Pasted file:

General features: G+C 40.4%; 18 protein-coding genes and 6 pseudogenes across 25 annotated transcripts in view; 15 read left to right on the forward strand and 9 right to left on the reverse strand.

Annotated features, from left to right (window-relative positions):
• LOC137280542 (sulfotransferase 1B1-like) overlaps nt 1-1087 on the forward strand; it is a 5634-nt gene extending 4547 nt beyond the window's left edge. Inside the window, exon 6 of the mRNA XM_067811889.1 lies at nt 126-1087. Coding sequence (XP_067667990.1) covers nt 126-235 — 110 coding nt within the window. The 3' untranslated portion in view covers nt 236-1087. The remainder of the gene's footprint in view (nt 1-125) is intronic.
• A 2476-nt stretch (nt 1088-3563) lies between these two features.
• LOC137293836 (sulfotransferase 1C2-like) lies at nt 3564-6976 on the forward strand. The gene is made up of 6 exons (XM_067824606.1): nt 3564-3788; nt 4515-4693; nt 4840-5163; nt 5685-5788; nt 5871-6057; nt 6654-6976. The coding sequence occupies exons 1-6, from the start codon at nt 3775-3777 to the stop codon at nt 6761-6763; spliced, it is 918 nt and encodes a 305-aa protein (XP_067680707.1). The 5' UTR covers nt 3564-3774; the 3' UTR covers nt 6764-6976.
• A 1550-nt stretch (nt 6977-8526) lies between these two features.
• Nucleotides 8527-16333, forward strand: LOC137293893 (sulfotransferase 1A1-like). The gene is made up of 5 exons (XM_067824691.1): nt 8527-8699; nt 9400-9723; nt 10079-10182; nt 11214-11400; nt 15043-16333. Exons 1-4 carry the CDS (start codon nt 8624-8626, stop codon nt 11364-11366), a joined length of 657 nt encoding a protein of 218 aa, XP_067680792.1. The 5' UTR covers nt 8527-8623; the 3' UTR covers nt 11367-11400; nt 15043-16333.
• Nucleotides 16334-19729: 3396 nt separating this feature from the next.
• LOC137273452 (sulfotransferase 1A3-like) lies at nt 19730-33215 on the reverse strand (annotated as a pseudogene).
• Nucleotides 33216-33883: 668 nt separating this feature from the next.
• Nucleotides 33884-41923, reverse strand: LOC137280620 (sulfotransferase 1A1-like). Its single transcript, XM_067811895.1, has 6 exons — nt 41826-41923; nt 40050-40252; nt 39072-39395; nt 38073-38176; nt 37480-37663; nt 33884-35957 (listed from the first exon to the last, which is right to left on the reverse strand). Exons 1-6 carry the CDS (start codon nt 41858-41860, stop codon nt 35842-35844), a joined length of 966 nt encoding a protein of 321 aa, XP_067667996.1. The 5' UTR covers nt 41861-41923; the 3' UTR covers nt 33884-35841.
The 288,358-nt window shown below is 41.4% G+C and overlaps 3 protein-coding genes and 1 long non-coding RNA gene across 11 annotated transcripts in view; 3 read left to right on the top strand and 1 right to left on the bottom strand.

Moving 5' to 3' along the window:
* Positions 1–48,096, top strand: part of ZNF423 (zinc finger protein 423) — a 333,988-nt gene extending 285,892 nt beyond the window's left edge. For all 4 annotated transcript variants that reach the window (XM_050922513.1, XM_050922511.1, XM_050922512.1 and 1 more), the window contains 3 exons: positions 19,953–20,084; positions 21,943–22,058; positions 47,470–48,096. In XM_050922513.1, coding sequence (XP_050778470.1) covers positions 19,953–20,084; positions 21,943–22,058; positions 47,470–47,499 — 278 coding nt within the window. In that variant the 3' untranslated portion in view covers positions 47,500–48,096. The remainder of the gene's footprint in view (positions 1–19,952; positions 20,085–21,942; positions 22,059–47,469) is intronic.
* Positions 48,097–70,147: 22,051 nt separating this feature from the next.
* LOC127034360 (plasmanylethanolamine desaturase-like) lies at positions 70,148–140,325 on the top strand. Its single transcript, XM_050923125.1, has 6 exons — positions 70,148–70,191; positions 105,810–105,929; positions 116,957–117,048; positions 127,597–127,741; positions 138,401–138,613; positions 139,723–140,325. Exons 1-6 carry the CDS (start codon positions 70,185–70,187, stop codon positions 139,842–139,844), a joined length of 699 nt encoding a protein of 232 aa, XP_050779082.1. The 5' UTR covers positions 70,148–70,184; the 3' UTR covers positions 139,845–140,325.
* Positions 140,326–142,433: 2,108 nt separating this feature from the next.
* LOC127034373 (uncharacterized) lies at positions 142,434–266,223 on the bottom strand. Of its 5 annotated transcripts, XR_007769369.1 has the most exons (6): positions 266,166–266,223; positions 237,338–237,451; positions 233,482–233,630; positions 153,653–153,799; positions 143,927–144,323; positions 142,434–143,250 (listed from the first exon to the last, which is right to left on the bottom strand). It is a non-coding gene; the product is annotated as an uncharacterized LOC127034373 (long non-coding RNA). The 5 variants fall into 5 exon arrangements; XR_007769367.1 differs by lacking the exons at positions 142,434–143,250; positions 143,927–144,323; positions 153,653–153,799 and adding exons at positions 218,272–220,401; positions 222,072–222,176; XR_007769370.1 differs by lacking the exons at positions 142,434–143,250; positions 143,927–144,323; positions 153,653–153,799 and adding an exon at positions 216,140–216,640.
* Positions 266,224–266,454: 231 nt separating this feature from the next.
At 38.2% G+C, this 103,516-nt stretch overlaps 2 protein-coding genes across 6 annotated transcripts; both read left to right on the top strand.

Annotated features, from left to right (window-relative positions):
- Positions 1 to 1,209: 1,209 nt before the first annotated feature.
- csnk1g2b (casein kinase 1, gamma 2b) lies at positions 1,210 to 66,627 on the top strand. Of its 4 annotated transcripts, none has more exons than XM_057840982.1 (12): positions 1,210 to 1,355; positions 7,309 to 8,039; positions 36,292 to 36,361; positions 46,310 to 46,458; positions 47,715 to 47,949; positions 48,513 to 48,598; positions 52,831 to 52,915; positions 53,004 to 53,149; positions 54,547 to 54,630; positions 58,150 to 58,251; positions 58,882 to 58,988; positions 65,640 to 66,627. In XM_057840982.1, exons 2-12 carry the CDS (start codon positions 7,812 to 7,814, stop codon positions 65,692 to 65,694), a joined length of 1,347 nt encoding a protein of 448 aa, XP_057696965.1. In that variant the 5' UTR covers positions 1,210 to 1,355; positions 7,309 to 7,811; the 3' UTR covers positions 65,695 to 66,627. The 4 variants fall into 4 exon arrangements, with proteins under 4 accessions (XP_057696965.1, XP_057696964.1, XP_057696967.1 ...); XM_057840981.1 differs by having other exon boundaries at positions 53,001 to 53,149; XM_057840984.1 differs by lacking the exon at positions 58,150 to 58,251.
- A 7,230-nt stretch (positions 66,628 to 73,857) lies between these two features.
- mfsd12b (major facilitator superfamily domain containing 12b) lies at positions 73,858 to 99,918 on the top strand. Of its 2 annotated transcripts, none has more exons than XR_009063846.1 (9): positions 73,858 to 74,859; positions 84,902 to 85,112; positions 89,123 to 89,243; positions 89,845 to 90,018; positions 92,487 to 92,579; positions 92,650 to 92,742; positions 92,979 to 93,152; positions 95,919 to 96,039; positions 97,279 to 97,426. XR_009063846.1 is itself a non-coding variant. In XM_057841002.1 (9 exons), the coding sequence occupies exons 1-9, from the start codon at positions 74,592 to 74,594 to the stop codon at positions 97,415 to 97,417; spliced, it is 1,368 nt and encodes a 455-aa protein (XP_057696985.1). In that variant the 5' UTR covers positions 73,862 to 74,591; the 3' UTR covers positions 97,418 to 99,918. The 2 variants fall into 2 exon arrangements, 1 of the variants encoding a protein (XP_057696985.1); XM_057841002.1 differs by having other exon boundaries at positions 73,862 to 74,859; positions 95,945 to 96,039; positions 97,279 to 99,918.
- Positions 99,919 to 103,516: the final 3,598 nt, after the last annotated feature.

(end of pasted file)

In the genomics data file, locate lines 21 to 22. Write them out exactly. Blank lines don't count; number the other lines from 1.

Annotated features, from left to right (window-relative positions):
- Positions 1 to 1,209: 1,209 nt before the first annotated feature.